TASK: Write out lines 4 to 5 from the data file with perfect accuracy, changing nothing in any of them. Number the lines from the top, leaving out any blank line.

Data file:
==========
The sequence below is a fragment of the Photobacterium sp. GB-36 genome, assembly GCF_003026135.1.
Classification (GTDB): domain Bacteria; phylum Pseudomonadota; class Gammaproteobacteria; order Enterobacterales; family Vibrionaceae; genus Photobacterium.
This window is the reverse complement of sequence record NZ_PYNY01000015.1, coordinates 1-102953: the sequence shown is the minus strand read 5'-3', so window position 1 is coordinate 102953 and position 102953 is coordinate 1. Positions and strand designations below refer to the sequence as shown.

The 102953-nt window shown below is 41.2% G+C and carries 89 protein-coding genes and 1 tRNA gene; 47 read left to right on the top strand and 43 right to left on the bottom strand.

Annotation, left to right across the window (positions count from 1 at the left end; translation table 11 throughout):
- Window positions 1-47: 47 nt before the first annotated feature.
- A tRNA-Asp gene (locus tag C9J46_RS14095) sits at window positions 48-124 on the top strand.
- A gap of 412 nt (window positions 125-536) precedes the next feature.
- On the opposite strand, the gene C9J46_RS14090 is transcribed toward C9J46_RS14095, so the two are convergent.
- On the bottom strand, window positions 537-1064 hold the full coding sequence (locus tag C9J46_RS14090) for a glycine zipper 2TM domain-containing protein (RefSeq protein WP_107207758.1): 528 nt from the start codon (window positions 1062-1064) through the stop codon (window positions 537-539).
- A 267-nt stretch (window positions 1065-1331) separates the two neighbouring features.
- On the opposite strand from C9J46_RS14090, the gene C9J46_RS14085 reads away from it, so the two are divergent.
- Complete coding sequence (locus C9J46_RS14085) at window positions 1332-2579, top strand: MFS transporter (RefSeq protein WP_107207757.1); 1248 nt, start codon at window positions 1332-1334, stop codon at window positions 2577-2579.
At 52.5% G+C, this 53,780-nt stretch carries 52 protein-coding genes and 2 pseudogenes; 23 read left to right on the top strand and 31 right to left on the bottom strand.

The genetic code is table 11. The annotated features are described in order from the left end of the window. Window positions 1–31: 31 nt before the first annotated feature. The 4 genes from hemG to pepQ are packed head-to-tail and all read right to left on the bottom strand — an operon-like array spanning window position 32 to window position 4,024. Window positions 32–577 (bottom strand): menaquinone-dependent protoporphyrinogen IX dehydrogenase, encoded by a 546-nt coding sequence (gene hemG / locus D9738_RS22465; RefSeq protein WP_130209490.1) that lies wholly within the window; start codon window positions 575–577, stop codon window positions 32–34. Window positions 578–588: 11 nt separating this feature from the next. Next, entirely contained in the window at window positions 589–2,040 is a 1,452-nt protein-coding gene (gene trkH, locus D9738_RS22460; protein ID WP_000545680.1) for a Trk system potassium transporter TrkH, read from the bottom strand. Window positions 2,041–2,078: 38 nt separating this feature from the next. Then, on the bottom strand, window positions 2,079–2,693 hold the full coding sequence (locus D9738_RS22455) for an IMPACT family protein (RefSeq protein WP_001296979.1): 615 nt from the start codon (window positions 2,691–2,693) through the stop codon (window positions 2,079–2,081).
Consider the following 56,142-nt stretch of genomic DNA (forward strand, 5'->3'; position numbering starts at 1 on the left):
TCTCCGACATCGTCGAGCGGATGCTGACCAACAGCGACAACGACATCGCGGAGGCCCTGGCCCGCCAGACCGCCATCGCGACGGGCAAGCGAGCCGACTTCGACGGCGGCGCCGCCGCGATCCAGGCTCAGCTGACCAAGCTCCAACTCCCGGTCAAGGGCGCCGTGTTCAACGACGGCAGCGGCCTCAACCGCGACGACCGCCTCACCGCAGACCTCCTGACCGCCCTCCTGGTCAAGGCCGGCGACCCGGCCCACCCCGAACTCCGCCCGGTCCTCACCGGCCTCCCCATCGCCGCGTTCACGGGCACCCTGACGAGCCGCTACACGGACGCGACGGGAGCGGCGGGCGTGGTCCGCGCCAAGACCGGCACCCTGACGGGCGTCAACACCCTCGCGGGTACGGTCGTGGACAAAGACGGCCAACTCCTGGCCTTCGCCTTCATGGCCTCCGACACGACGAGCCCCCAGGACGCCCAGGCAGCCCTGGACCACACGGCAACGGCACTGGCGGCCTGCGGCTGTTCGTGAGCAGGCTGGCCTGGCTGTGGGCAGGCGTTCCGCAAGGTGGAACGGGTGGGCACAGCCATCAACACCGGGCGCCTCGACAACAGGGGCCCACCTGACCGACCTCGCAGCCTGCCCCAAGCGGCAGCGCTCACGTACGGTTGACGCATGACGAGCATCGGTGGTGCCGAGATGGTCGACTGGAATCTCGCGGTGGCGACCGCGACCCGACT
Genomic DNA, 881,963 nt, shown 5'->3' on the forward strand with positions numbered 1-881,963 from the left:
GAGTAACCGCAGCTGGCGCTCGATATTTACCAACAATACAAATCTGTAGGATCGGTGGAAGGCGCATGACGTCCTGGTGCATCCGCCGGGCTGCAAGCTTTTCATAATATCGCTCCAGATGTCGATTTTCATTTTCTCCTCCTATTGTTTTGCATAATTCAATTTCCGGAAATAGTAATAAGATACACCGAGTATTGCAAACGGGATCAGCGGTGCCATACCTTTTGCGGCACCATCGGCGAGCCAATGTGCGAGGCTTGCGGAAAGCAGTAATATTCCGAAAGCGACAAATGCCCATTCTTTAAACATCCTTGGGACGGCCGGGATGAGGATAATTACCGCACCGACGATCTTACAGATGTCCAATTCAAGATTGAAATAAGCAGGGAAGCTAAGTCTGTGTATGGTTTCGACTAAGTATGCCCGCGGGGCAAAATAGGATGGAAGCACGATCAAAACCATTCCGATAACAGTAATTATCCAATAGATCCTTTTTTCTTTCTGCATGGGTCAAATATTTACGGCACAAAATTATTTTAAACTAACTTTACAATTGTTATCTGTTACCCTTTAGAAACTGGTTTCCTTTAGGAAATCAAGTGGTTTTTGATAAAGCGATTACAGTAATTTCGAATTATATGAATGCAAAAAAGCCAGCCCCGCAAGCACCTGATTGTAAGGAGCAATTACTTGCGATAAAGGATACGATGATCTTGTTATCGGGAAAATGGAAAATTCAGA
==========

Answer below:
The 102953-nt window shown below is 41.2% G+C and carries 89 protein-coding genes and 1 tRNA gene; 47 read left to right on the top strand and 43 right to left on the bottom strand.

Annotation, left to right across the window (positions count from 1 at the left end; translation table 11 throughout):